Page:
Like mother, like daughter: Park City javelin thrower Megan Glasmann following in mom's footsteps
Lee Benson, Deseret News
PARK CITY — It's been quite a summer for Megan Glasmann ever since she tossed her cap in the air and graduated from Park City High School in June. She's traveled to New Mexico, Iowa, North Carolina (twice), Finland and Colombia and learned how to say thank-you in three languages — four if you count Southern — all because of the slender 21-ounce, 7-foot-3-inch spear that is her constant companion.
Megan is a javelin thrower and those thank-yous have been for the medals people keep draping over her shoulders every time she bows her head because of how far she throws it. In the past eight weeks she has gone on what could be called a rampage and that's if you're into understatement.
The Great Southwest Classic in Albuquerque, N.M. (the day after she tossed that graduation cap in the air): First place.
The New Balance Nationals in Greensboro, N.C.: First place.
The USA Outdoor Track & Field Junior Championships in Des Moines, Iowa: First place.
The international Javelin Carnival in Pihtipudas, Finland (javelin's answer to Woodstock): Third place and seventh place.
The USA Track and Field National Junior Olympics in Greensboro, N.C.: First place.
The Pan American Junior Championships in Medellin, Colombia: First place with the longest throw in meet history.
Her winning throw at the Pan Ams — where hundreds of athletes 19 and under representing 36 countries in the Americas converged — was measured at 176 feet, 11 inches. To put that distance in perspective, it is 20 feet farther than the 156-3 Megan recorded this spring — merely the longest javelin throw in Utah schoolgirl history — and it places her as the second longest thrower in U.S. high school history (only Oregon's Haley Crouser has thrown the spear farther). The heave would have won the Pac-12 championships this year and placed third in the 2013 NCAA championships.
Even a sports world that typically yawns when javelin is mentioned unless the word Olympic is also in the sentence stood up and took notice. An 18-year-old did what! Sports Illustrated called Park City and asked for a photo of Megan for its vaunted Faces in the Crowd feature. And at the headquarters of USA Track & Field they voted hands-down that Megan's miracle at Medellin made her the USATF national Athlete of the Week.
Megan isn't entirely sure how she kept increasing her personal best by leaps and bounds over the summer — she went from 156-3 in May to 159-1 in June to 166-7 in July to 176-11 in August. Part of it she attributes to the intense "shock to my system" workout regimen that was sent to her by Stanford University, the school she'll attend on a track scholarship this fall, that she dove into once she graduated. Part of it is no more high school homework to worry about. And the biggest part she attributes to her mom Niki, whose mantra has always been that once you've reached your goals then reach for higher ones.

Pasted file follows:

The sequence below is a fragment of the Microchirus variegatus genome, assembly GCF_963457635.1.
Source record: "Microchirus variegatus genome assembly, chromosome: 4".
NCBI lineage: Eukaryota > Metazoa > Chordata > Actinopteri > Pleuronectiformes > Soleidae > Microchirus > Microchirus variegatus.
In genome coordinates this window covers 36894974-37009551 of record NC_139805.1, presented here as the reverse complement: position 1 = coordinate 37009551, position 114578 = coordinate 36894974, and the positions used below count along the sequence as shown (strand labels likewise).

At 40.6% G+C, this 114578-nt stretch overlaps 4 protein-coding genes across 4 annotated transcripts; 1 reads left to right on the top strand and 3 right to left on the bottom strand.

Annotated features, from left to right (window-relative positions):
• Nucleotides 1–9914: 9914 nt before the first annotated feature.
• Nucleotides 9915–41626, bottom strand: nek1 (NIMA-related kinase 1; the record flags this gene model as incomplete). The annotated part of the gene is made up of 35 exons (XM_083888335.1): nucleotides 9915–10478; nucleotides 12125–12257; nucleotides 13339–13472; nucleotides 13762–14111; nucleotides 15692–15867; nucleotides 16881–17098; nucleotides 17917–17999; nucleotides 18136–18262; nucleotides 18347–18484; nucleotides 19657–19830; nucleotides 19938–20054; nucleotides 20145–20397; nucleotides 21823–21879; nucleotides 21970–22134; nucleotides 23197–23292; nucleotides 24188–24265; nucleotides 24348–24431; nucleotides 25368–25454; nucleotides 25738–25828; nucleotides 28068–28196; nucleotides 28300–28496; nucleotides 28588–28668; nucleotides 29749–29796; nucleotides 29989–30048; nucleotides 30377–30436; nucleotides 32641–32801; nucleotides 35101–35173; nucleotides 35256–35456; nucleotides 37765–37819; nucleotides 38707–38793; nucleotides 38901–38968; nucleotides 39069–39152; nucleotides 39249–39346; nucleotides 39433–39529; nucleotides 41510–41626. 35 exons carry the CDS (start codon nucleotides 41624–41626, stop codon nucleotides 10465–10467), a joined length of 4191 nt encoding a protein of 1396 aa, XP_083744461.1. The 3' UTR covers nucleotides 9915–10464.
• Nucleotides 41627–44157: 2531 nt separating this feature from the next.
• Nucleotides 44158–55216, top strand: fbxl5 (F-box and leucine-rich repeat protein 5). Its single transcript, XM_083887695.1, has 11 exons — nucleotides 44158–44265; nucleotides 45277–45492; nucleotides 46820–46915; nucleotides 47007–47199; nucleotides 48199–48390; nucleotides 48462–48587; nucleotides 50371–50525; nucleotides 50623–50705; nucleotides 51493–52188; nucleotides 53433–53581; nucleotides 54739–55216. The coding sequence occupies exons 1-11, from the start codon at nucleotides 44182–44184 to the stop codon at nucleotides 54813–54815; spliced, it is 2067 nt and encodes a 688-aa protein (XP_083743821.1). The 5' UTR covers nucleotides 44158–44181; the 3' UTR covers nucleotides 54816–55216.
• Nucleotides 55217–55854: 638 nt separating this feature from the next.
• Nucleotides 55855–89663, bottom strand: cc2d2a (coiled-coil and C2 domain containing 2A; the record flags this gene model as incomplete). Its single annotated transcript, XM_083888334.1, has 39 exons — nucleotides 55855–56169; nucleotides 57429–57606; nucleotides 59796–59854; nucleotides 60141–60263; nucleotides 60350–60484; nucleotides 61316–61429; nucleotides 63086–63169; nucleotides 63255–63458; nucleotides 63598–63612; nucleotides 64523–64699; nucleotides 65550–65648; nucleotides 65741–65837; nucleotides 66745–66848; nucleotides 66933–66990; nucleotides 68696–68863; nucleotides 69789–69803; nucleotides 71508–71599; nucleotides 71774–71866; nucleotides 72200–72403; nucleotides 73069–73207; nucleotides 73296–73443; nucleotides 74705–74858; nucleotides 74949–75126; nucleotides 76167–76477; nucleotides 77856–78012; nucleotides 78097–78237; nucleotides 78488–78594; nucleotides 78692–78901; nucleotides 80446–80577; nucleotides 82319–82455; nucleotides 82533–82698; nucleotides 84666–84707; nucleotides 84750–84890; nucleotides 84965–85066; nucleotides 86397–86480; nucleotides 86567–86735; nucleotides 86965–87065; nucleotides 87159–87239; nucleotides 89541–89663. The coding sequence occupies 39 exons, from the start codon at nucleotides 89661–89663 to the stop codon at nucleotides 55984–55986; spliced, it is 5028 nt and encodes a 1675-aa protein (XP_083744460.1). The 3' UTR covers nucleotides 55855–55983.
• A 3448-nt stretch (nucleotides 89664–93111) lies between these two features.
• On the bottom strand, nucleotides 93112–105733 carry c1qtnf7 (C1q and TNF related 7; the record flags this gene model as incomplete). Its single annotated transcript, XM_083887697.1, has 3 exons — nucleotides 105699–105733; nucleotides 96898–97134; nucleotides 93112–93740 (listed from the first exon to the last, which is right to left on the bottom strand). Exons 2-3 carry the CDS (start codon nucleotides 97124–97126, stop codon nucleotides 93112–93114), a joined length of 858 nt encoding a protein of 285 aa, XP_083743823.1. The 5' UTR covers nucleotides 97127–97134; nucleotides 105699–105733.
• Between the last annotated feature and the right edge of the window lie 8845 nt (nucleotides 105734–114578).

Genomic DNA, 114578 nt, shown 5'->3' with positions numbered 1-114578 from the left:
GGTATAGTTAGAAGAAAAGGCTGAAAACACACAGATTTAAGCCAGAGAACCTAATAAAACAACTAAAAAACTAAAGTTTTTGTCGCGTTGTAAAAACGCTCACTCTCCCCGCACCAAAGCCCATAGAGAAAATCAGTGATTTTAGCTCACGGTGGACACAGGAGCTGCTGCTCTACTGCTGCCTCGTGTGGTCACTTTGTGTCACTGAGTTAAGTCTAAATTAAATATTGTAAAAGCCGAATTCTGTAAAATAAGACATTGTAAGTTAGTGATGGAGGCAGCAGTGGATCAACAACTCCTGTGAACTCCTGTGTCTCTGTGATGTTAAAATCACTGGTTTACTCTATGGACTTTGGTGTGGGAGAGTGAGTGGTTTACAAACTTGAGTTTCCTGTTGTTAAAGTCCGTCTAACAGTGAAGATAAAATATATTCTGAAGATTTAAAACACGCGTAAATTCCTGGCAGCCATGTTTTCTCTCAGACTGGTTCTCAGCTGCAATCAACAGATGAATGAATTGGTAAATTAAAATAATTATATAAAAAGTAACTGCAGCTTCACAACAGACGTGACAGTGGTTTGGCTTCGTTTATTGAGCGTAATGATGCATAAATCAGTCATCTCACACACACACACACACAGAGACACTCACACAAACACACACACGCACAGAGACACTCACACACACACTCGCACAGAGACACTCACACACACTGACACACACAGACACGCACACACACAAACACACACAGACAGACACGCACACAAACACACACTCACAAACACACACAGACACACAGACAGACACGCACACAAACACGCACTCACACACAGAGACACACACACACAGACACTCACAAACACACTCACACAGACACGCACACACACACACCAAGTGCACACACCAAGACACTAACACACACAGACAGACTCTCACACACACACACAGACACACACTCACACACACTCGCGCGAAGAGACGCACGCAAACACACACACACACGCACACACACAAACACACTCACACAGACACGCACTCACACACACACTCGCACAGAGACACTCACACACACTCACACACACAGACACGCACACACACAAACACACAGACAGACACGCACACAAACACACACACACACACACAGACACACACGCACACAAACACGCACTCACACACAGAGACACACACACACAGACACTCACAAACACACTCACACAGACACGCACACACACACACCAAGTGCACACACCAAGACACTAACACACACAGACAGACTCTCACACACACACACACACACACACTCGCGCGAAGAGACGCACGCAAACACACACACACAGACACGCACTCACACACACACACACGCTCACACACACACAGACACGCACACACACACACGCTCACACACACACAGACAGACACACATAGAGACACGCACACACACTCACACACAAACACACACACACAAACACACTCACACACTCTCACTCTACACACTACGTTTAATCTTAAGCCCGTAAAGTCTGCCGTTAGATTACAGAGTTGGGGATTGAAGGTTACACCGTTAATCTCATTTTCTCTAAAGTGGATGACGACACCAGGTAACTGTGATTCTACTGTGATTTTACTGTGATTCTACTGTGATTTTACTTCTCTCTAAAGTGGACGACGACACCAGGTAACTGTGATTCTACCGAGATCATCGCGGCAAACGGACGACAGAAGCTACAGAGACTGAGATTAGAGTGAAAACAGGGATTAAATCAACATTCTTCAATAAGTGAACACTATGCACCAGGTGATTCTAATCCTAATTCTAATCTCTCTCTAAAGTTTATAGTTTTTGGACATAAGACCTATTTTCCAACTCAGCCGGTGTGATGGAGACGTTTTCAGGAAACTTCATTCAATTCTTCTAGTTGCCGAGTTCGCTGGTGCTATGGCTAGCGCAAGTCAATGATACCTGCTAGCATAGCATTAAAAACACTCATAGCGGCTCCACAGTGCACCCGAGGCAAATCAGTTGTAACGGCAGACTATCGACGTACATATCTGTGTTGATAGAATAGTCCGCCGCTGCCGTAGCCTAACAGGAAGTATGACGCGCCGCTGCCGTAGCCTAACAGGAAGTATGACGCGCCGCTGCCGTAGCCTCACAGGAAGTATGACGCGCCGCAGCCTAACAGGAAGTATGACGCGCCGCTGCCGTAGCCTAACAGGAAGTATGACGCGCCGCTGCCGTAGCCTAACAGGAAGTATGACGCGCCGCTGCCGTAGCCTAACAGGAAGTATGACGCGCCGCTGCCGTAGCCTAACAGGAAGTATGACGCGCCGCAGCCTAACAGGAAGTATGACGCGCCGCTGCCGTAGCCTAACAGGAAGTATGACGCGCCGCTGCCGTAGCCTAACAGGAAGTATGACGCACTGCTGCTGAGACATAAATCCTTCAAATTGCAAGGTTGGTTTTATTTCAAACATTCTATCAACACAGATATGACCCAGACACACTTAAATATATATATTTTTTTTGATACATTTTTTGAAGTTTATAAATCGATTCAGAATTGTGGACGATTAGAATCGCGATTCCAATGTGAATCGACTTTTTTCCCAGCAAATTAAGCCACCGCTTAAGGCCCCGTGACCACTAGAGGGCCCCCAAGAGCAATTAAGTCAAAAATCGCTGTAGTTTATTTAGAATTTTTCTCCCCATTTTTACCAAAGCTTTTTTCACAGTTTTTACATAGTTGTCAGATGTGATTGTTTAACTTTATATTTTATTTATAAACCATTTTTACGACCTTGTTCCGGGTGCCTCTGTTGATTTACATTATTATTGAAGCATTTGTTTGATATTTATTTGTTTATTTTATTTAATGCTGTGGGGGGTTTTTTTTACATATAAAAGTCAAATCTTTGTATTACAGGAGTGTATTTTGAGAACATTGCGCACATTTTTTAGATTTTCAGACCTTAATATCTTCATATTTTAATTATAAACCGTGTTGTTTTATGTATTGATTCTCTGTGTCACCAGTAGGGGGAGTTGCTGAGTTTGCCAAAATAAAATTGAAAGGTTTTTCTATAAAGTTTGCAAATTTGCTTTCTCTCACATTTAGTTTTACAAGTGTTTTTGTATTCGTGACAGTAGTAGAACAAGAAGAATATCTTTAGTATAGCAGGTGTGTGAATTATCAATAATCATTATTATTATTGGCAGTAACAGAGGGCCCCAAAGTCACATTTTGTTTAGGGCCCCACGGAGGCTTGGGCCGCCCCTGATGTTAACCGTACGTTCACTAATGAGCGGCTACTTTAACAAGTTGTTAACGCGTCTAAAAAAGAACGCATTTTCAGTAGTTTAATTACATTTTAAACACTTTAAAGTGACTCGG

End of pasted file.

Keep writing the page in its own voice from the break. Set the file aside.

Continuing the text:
It was Niki Glasmann who first put a javelin in Megan's hands when she was 8 and her sister Chrissy was 6 — an act that elicited from Megan a huge eye roll, as did taking it to the park and throwing it around.
"Other families throw a football or kick a soccer ball; we tossed the javelin," she says 10 years later, still approximating that eye roll.
"I never realized what my mom was doing until I got to high school," she is quick to add. "What she was doing was telling me that this was something I could be good at."
That's because so was Niki. Before she married Tommy Glasmann she was Niki Nye, an all-around athlete and two-time state javelin champion at Roy High School (best throw:149-6) and after that a college javelin thrower at first Weber State and later at the University of Texas, where she became an all-American and her school record of 182-6 feet still stands 25 years later.
Niki came this close to making the 1988 U.S. Olympic team, finishing fourth at the trials that summer and qualifying as first alternate. A couple of injuries after that and it was on to nursing school and marriage and … fast-forward to Megan, Chrissy (third in state this year as a sophomore at Park City High), 11-year-old Jaynie and their little brother Tom who is 8.
Javeliners, just like their mom.
The legacy came full circle this summer at the Junior Olympic meet in July in Greensboro, where 18-year-old Megan won with a throw of 152-11.
In that very same meet exactly 30 years ago, also in North Carolina, her mom won when she was 18 years old with a throw of 153-8.
Because of changes made to the javelin in 1999 — the older ones went farther — comparing the distances isn't exactly apples to apples. But that is of no concern for Megan, who says of her mother, "I'm just proud to be following along in her footsteps."
To which her mother, after a whirlwind summer of first places, rejoins, "I'm just proud watching her go places I never went."
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